FTC Takes Action to Stop Credit Karma From Tricking Consumers With Allegedly False “Pre-Approved” Credit Offers


The Federal Trade Commission has taken action against credit services company Credit Karma for deploying dark patterns to misrepresent that consumers were “pre-approved” for credit card offers. The FTC alleges that the company used claims that consumers were “pre-approved” and had “90% odds” to entice them to apply for offers that, in many instances, they ultimately did not qualify for. The agency’s order requires the company to pay $3 million that will be sent to consumers who wasted time applying for these credit cards and to stop making these types of deceptive claims.

“Credit Karma’s false claims of ‘pre-approval’ cost consumers time and subjected them to unnecessary credit checks,” said Samuel Levine, Director of the FTC’s Bureau of Consumer Protection. “The FTC will continue its crackdown on digital dark patterns that harm consumers and pollute online commerce.”

Credit Karma provides tools that allow consumers to monitor their credit scores and credit reports. To use Credit Karma’s services, consumers must provide the company with a variety of personal information, allowing Credit Karma to amass over 2,500 data points on each consumer, including credit and income information. Credit Karma uses that information to send targeted advertisements and recommendations for financial products, like credit cards.

According to the FTC’s complaint, Credit Karma violated Section 5 of the Federal Trade Commission Act by falsely representing that consumers were pre-approved for credit offers or had 90% odds of approval. The complaint alleges that Credit Karma’s conduct harmed consumers by: 

  • Deceiving them about whether they were approved: Despite Credit Karma’s claims that consumers were “pre-approved,” for many offers, almost a third of consumers who applied were in fact denied. Credit Karma often only revealed the possibility of denial in buried disclaimers or false claims that consumers had “90% odds” of approval. Credit Karma was aware that its consumers were misled: for example, its own customer service training materials cited “I was declined for a pre-approved credit card offer …. How is that possible?!?!?!” as a common issue representatives would encounter.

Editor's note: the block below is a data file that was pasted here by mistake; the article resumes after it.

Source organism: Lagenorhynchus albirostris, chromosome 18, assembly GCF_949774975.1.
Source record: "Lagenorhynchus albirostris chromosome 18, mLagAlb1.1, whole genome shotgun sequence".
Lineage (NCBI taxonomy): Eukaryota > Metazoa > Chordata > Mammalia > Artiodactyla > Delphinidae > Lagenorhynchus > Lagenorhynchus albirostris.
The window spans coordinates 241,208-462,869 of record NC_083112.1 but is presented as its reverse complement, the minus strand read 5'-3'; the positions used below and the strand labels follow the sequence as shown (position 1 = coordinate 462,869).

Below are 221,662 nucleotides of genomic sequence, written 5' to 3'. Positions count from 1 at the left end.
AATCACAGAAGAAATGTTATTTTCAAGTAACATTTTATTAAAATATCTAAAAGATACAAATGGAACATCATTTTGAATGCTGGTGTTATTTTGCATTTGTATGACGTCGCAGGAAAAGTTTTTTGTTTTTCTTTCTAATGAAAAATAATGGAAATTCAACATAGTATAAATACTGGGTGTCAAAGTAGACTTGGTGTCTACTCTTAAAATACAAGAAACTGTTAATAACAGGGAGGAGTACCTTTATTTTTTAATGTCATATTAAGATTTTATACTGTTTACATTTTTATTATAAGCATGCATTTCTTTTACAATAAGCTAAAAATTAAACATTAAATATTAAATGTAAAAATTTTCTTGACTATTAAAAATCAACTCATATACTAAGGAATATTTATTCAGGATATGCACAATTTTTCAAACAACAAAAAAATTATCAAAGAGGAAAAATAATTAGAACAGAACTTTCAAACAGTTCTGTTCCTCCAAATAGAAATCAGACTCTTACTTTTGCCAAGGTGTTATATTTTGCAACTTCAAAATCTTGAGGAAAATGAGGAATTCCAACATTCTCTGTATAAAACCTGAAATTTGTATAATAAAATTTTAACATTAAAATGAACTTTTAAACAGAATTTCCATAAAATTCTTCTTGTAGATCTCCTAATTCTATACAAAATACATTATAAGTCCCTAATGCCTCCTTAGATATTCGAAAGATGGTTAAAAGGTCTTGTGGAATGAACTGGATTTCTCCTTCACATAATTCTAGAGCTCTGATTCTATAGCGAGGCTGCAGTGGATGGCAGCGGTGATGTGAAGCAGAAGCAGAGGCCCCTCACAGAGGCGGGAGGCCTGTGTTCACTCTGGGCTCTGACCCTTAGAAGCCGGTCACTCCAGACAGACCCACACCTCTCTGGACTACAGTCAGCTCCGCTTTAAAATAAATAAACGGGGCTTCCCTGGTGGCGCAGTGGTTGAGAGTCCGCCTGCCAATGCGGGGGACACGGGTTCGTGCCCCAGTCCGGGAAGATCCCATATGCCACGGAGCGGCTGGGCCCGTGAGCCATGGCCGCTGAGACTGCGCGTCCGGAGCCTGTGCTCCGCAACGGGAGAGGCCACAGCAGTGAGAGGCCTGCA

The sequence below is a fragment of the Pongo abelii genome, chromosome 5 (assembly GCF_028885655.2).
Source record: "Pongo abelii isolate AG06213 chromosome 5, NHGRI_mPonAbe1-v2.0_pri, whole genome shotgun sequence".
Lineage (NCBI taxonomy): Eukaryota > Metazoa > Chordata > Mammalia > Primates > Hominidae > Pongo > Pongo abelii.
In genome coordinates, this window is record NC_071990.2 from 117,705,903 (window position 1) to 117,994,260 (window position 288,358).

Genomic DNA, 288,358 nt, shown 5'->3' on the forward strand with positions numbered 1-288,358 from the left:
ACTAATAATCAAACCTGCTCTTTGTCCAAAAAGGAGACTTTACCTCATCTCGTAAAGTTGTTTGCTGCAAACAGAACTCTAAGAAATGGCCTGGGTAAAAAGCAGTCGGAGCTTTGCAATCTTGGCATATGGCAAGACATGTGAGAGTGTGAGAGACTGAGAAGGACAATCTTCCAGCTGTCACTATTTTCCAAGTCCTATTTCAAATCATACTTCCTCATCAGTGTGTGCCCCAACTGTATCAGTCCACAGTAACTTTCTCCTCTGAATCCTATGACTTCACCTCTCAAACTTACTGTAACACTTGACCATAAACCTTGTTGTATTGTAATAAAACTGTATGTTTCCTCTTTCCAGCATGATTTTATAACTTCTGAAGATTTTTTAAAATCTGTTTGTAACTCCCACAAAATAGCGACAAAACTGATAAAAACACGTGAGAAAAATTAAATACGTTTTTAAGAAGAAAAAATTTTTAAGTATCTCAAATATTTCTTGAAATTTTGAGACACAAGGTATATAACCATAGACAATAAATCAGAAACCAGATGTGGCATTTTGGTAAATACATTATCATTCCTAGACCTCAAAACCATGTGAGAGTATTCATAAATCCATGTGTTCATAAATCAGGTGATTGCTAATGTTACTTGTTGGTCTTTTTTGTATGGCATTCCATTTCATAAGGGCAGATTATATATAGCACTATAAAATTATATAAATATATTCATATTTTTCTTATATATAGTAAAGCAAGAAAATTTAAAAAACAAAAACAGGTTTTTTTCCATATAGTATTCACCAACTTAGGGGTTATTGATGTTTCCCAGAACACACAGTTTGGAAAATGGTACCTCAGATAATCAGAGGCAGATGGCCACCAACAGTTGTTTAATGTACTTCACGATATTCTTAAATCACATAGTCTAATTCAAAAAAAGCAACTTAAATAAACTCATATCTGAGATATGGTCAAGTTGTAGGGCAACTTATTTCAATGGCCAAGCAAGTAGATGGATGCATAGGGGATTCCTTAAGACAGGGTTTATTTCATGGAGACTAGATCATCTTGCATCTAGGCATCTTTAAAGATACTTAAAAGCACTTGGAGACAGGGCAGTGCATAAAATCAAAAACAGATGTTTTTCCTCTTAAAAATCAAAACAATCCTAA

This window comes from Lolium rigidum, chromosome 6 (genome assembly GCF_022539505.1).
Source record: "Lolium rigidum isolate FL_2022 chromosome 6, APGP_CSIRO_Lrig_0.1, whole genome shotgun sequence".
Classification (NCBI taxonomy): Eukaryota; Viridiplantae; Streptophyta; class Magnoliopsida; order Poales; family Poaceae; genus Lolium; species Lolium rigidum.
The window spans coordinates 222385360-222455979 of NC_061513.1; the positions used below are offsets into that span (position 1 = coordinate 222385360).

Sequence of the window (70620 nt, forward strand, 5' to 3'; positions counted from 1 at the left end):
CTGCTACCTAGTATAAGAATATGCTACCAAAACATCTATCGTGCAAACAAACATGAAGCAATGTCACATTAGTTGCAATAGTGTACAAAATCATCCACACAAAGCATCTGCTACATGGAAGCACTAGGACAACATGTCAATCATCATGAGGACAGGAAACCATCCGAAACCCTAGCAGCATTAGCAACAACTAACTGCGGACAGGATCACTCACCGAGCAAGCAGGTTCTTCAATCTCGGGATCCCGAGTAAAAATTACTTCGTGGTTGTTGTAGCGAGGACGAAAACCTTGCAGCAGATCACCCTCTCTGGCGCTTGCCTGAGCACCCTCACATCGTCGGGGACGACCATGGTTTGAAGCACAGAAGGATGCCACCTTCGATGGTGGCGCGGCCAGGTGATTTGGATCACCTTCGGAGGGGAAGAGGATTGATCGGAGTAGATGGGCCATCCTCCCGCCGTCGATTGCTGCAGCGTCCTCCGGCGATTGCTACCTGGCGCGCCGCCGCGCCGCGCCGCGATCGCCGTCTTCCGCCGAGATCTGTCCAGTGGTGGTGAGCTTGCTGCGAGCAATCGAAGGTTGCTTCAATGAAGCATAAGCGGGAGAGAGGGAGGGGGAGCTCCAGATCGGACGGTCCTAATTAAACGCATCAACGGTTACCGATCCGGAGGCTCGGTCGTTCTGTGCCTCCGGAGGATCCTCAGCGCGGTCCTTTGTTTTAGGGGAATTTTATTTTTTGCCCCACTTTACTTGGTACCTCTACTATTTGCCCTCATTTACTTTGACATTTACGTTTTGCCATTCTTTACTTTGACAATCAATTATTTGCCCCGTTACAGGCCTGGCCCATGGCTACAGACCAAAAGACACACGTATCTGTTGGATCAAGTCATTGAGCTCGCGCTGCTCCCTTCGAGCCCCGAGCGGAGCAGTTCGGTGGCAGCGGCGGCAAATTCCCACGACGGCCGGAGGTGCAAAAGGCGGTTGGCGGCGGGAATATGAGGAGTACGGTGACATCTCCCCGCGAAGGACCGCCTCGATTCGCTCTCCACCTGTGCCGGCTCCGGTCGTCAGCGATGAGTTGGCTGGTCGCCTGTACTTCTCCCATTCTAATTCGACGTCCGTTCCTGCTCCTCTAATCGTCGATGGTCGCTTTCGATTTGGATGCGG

• Costing consumers time and harming their credit score: The complaint alleges that, in response to Credit Karma’s false claims, numerous consumers wasted significant time applying for credit card offers. Additionally, when consumers applied for these offers, third party financial companies made a “hard inquiry” on their credit reports, which in many instances lowered consumers’ credit scores and harmed their ability to secure other financial products in the future.

Enforcement Action

Under the FTC Act, the FTC has the authority to take action against companies for engaging in unfair and deceptive acts or practices. The FTC’s proposed order against Credit Karma requires the company to:

  • Stop deceiving consumers: The FTC’s order prohibits Credit Karma from deceiving consumers about whether they are approved or pre-approved for a credit offer, as well as about the odds or likelihood that a consumer will be approved for a credit offer.
  • Pay $3 million in consumer redress: The order requires Credit Karma to pay $3 million to the FTC, which will be sent to consumers who were harmed by the company’s actions.
  • Preserve records: To help prevent further use of deceptive dark patterns, the order requires Credit Karma to preserve records of any market, behavioral, or psychological research, or user, customer, or usability testing, including any A/B or multivariate testing, copy testing, surveys, focus groups, interviews, clickstream analysis, eye or mouse tracking studies, heat maps, or session replays or recordings.

The Commission vote to issue the administrative complaint and to accept the consent agreement was 5-0. The FTC will publish a description of the consent agreement package in the Federal Register soon. The agreement will be subject to public comment, after which the Commission will decide whether to make the proposed consent order final. Instructions for filing comments appear in the published notice. Comments must be received 30 days after publication in the Federal Register. Once processed, comments will be posted on Regulations.gov.

NOTE: The Commission issues an administrative complaint when it has “reason to believe” that the law has been or is being violated, and it appears to the Commission that a proceeding is in the public interest. When the Commission issues a consent order on a final basis, it carries the force of law with respect to future actions. Each violation of such an order may result in a civil penalty of up to $46,517.



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